I was talking with Jon Lebkowsky and Britt Blaser last night and here’s what I think the most promising feature of today’s Dean-led activism: With the tools being built today and that will certainly be improved every election cycle to come, anyone can run for any office.
The focus on electing a president is a distraction from the normal operation of a democracy. When you aren’t living in a tyranny, yes, changing the regime in Washington becomes more consuming, but when you’ve got a normally functioning democracy, the president doesn’t matter as much on a day-to-day basis as the actions of millions of local and state elected officials who make the decisions that affect us palpably.
David Weinberger wrote on the Corante Many2Many blog that “the [Dean campaign] has been creating an infrastructure that allows groups of supporters to meet and stay in touch…a social network.” David continues: “… it seems quite possible that we’ll see some topical mailing lists emerge, and perhaps Pilots for Dean (via DeanSpace) will stay together for a couple of decades because it’s a good place to ask for advice from like-minded flyboys and flygals. But I suspect (based on almost nothing) that it’s the friendships made through MeetUp and the access to local people in DeanLinks and GetLocal that will survive the longest with the richest connections.”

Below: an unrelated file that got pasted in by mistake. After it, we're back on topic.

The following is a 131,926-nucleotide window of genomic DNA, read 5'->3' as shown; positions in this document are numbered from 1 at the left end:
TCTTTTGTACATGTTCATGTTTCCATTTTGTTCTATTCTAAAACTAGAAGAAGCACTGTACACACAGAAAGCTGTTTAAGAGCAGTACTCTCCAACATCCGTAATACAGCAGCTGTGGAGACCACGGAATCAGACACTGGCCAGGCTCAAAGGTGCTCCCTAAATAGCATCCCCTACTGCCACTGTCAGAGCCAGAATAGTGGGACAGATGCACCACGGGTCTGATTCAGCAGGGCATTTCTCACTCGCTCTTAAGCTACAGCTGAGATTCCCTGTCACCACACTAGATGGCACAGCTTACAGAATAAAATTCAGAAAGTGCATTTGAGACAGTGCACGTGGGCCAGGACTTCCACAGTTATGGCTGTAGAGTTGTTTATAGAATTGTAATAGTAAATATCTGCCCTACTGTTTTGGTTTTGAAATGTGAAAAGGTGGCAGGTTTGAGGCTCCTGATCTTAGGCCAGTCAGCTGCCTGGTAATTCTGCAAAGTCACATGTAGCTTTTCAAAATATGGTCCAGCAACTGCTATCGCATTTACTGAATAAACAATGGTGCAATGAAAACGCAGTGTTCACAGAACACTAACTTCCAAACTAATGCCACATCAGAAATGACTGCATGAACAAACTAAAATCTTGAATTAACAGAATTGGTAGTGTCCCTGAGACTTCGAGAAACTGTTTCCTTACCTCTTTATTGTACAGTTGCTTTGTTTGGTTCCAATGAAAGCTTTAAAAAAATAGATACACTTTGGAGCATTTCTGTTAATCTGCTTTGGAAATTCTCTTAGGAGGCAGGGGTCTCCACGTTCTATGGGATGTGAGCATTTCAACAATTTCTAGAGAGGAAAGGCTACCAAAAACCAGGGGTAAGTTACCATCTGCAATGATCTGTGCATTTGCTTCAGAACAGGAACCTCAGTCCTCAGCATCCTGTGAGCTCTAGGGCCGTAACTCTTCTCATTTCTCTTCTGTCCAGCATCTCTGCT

Agreed, completely, though these rich connections need to be applied locally rather than waiting for the next national campaign to come along. It would be ideal if we could deploy a Web-based system that anyone could use to start a campaign for any office, to find people which complementary interests so that, if I am interested in running for school board I can find the people interested in schools or in running for city council so that I can contact them and start trading my work for them for their work for me — so we can knit far-reaching social networks into active local political networks. If we are simply going to replicate the nationally-focused politics of the mass media, we’re missing the lesson of the seething community-forming going on in Netspace.